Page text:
Judicial

Judicial Perspective.

Criminal and Civil courts are often frustrated by technology and processes that cannot, do not, or will not support their judicial discretion.

Court collections and compliance can be a complicated and complex process.  That’s why we attacked it first!  Adults, juveniles, joint responsibility, split or several responsibility, Capias Pro Fines, warrant backlogs and roundups, probation expiration, rocket dockets, etc. all require proper management   

The failure to recognize this reality inevitably jeopardizes most court collection and compliance efforts.  Cities and counties mistakenly attempt to broker judicial consensus in a valiant attempt to define minimum requirements that satisfy all.  While a noble pursuit, this approach is flawed and often fails.

Judicial compromise should not be required to implement efficient, effective collections and compliances.  A successful solution must satisfy the requirements of each individual and unique court – both today, and tomorrow.  The triers of law and fact in each District, County, Justice of the Peace, Appellant, Municipal, Truant, etc. court require the flexibility to define their own unique processes: payment plan terms and conditions, community service plan terms and conditions, preferred language, dunning letter and card format/content, timing between significant events, cashiering, etc.  Every court is autonomous – we learned this fact early and the hard way.  Ask us about this story.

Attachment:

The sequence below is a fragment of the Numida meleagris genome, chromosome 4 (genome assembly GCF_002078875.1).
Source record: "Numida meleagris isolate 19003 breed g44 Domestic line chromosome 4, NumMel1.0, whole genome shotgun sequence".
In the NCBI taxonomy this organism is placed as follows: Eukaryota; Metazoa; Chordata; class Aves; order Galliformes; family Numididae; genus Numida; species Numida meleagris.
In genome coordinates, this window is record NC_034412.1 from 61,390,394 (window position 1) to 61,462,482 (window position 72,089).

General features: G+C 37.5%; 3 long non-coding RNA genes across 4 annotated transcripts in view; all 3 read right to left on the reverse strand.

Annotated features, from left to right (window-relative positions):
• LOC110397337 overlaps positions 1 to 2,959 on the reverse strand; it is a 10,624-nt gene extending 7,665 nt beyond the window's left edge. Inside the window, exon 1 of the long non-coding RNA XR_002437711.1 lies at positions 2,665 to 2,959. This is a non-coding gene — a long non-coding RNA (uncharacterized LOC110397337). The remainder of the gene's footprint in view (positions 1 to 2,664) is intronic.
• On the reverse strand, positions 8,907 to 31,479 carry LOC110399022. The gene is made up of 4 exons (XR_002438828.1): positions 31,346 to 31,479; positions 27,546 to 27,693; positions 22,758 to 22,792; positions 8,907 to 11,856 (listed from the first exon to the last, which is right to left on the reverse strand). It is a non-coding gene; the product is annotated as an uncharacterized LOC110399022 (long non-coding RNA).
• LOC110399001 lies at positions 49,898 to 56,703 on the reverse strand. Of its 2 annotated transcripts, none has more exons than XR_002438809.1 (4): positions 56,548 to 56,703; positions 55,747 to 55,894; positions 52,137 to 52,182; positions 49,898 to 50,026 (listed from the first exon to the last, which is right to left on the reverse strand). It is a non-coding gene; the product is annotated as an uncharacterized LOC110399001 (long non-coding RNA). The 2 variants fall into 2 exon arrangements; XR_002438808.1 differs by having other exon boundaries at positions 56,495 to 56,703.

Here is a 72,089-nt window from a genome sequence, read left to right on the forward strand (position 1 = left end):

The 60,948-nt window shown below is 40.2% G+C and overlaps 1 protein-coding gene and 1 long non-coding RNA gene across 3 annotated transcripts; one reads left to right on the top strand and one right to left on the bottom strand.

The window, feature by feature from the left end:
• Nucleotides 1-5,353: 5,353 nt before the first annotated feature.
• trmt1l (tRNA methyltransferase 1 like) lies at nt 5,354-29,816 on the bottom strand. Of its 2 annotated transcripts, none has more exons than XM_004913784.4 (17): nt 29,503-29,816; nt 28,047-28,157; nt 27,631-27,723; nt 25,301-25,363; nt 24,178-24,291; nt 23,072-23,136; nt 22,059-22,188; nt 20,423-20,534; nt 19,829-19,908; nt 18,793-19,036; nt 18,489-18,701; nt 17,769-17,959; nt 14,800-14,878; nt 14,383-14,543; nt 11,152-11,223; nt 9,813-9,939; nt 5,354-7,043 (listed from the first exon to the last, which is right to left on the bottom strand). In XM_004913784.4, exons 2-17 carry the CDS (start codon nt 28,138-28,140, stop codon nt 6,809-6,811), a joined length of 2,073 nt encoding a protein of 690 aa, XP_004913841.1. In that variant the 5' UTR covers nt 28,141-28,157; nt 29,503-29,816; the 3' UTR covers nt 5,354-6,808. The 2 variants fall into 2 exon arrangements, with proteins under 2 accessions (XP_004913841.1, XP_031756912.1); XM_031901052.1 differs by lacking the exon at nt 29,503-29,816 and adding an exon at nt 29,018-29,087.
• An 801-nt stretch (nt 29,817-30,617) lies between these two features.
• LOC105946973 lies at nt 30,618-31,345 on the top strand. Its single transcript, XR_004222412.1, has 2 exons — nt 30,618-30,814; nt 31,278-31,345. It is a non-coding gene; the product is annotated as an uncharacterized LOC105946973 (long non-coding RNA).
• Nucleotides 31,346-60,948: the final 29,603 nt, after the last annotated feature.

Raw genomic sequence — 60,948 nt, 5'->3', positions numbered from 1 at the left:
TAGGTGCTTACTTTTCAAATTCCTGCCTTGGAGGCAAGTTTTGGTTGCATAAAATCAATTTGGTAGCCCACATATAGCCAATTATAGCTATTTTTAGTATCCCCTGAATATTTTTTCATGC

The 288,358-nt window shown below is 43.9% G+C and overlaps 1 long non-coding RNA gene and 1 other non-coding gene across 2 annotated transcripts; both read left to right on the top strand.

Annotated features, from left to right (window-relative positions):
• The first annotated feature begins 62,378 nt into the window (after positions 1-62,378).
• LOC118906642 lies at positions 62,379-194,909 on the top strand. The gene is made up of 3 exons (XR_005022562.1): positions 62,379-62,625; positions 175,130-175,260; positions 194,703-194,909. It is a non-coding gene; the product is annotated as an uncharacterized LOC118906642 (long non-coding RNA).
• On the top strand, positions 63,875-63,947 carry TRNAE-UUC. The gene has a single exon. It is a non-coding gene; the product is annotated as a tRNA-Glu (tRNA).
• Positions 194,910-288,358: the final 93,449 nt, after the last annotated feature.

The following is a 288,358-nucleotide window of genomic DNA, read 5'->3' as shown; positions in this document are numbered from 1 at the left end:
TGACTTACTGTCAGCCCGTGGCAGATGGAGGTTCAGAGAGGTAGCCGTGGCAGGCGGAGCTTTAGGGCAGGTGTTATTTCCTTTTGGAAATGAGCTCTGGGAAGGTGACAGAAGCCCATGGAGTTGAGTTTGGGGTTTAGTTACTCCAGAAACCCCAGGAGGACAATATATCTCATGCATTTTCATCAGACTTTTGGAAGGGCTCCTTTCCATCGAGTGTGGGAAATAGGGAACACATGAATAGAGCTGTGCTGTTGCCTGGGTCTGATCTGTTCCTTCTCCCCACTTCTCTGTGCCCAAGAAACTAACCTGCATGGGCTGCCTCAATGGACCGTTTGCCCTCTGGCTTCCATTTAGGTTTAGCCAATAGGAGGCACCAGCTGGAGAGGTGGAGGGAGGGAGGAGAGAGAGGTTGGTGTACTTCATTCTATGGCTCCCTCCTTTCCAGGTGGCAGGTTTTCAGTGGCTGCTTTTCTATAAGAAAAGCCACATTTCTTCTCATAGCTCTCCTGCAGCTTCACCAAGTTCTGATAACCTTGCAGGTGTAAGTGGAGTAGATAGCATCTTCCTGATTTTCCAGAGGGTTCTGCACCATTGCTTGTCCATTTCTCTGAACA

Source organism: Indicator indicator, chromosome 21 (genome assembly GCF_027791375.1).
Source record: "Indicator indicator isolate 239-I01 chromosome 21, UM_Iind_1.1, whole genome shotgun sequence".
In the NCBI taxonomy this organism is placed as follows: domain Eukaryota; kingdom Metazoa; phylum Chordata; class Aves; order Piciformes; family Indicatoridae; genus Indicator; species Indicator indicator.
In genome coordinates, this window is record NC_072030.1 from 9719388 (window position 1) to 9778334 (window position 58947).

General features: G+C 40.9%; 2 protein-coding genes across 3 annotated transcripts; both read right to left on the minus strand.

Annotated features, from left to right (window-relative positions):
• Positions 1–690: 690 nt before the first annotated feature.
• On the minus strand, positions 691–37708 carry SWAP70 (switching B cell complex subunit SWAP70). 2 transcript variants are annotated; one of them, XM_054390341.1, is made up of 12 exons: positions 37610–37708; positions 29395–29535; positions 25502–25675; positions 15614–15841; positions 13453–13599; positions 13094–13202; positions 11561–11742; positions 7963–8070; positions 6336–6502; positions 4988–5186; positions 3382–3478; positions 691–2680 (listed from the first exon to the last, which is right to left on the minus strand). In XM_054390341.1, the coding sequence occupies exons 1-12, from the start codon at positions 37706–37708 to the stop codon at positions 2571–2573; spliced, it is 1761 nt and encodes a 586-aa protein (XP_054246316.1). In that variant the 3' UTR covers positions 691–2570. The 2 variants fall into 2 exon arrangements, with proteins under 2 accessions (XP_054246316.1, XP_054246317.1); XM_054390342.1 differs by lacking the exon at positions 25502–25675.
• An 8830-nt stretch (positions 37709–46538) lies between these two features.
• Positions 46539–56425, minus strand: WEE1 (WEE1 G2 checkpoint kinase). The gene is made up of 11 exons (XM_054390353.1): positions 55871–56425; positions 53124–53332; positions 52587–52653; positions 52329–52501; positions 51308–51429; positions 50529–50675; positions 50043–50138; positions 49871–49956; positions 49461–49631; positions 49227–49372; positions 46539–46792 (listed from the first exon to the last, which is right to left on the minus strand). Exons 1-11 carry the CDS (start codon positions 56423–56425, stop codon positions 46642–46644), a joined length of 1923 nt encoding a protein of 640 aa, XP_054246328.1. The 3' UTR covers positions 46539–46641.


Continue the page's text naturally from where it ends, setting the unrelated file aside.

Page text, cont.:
Since 2007, we’ve enabled counties and cities across the country to cashier, collect, and account for over $500,000,000 – yes, that’s 1/2 billion dollars.  They’re averaging over $60,000,000 annually with an average collections rate that exceeds 70%.

“Friends of the court as well as the defendants…”

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